What an inspiring story from China via the always interesting Asia News.
Beijing (AsiaNews) – Thousands of people were baptised into the faith in Catholic churches across China on Easter night. Yet in some areas the underground Church is still subjected to persecution and imprisonment.
In Beijing alone during the Easter Vigil, the number of adult baptisms numbered in the thousands! In the Church of Our Holy Saviour (Beitang) there were 180; in St Joseph’s (Dongtang) hundreds and in the Church of St Michael, where the Chinese of Korean origins, hundreds more, added to these, baptisms carried out in the underground Church.
The wave of religious rebirth and conversion to Catholicism is so great that the Christian community is having some difficulty in finding godparents to accompany the new catechumens. In the capital it is almost standard that any one godparent will have at least a dozen newly baptized to follow. The situation is analogues in most of China’s large cities: Shanghai, Xian, Guangzhou, Chengdu, Xiamen, Shenzhen…
A priest and seminary professor points out to AsiaNews that contemporary Chinese society is marked by many open wounds: “the materialism of daily life,…. unbridled individualism, which generates selfishness and a lack of interest in other people, the future, the world around us”. The Church continues the priest “answers the silent cries of these people’s hearts, the thirst for God which is spreading throughout China”. Moreover, Christians are showing that “a healthy collaboration between faith and reason improves human life and promotes respect for creation”.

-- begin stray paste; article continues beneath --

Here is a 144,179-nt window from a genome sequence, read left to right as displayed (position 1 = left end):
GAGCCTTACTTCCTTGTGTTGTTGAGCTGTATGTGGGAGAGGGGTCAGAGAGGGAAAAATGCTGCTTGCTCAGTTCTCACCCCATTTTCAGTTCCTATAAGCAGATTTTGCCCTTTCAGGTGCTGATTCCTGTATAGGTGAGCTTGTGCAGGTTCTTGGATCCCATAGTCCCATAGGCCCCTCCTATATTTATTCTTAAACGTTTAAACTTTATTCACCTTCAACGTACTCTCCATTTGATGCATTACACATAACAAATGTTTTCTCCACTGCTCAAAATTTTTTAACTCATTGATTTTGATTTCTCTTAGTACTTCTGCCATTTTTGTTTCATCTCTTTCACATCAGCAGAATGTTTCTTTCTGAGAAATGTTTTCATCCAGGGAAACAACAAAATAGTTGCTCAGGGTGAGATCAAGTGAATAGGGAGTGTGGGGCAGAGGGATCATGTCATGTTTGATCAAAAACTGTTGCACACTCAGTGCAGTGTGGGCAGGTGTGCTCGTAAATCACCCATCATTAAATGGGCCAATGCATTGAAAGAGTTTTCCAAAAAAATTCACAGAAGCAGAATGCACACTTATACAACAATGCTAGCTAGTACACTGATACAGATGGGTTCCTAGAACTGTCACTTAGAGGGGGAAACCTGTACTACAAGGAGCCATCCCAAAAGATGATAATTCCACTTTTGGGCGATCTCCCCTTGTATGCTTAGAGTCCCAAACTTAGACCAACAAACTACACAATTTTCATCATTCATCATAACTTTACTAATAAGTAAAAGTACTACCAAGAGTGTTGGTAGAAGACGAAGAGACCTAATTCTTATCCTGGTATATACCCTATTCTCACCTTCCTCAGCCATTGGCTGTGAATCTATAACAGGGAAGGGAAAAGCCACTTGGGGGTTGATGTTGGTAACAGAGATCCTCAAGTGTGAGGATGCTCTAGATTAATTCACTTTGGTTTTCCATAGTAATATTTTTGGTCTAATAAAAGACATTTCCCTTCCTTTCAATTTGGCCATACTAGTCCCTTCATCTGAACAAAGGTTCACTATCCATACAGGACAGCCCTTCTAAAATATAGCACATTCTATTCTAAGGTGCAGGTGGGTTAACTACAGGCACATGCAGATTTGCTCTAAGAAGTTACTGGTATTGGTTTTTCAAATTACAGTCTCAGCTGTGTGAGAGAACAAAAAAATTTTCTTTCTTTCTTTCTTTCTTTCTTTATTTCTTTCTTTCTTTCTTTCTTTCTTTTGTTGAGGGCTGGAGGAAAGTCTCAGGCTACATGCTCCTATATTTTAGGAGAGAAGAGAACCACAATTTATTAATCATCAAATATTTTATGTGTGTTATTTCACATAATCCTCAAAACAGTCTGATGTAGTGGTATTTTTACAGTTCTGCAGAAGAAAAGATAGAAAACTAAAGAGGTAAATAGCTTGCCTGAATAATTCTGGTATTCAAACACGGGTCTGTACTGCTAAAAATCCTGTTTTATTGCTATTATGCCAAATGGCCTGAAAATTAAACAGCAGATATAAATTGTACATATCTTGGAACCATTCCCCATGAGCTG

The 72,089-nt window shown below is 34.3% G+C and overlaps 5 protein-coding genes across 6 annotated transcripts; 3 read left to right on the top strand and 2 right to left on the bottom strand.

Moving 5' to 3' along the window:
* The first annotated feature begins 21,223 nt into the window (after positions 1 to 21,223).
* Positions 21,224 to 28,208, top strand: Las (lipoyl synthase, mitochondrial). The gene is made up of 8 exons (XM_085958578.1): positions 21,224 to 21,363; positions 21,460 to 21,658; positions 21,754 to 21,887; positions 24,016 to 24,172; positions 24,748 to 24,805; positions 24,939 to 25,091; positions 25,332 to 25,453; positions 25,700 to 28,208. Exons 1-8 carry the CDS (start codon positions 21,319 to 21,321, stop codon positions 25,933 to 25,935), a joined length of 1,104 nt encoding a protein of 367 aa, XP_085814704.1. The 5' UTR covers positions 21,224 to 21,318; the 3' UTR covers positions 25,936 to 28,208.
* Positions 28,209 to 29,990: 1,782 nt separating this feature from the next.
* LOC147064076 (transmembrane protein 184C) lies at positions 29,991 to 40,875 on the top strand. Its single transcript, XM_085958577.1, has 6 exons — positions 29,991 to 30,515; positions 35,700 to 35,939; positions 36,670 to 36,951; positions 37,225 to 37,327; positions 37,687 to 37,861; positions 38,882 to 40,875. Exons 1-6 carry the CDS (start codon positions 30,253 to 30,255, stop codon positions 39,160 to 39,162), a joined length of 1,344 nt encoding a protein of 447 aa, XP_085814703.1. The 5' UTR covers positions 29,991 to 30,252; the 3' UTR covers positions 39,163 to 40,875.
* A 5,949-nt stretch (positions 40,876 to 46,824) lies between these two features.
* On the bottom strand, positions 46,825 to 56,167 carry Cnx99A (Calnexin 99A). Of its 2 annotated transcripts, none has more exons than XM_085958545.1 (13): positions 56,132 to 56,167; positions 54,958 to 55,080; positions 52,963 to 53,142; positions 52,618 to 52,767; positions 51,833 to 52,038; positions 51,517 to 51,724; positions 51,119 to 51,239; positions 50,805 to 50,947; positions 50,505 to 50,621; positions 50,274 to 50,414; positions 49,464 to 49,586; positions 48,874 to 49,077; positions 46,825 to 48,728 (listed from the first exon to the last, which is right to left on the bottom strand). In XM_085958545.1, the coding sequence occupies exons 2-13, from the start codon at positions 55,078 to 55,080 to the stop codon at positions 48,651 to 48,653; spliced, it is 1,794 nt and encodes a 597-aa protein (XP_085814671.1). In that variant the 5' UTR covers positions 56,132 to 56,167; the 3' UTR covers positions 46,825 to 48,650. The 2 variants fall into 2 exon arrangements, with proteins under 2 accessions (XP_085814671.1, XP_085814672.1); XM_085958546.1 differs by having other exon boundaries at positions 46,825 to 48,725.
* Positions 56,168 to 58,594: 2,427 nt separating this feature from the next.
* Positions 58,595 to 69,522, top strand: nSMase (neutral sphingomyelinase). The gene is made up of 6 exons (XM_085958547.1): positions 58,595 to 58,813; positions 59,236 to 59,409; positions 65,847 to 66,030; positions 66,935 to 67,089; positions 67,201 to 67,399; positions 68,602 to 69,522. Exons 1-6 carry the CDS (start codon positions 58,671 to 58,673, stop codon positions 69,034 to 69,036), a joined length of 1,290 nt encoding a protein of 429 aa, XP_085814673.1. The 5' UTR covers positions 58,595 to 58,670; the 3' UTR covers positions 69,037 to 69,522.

For the most part, the newly baptized tend to come from upper class backgrounds; they are materially wealthy, high level civil servants who despite having secured a comfortable lifestyle for themselves remain unsatisfied. “Only Christianity – one of them notes – has been able to sate my spiritual needs”.
Among those baptised are also University professors and students, people who question the meaning of existence and for whom the myths of Buddhism and Taoism, while fully respectable, have been unable to provide answers to scientific or rational exigencies.
The neo-converts also count the poor and immigrants, young people who have come to the cities from the country, in search of some monetary relief for their families. In the world of Chinese economics they are treated like slaves, underpaid, sometimes even unpaid and forced to work illegally.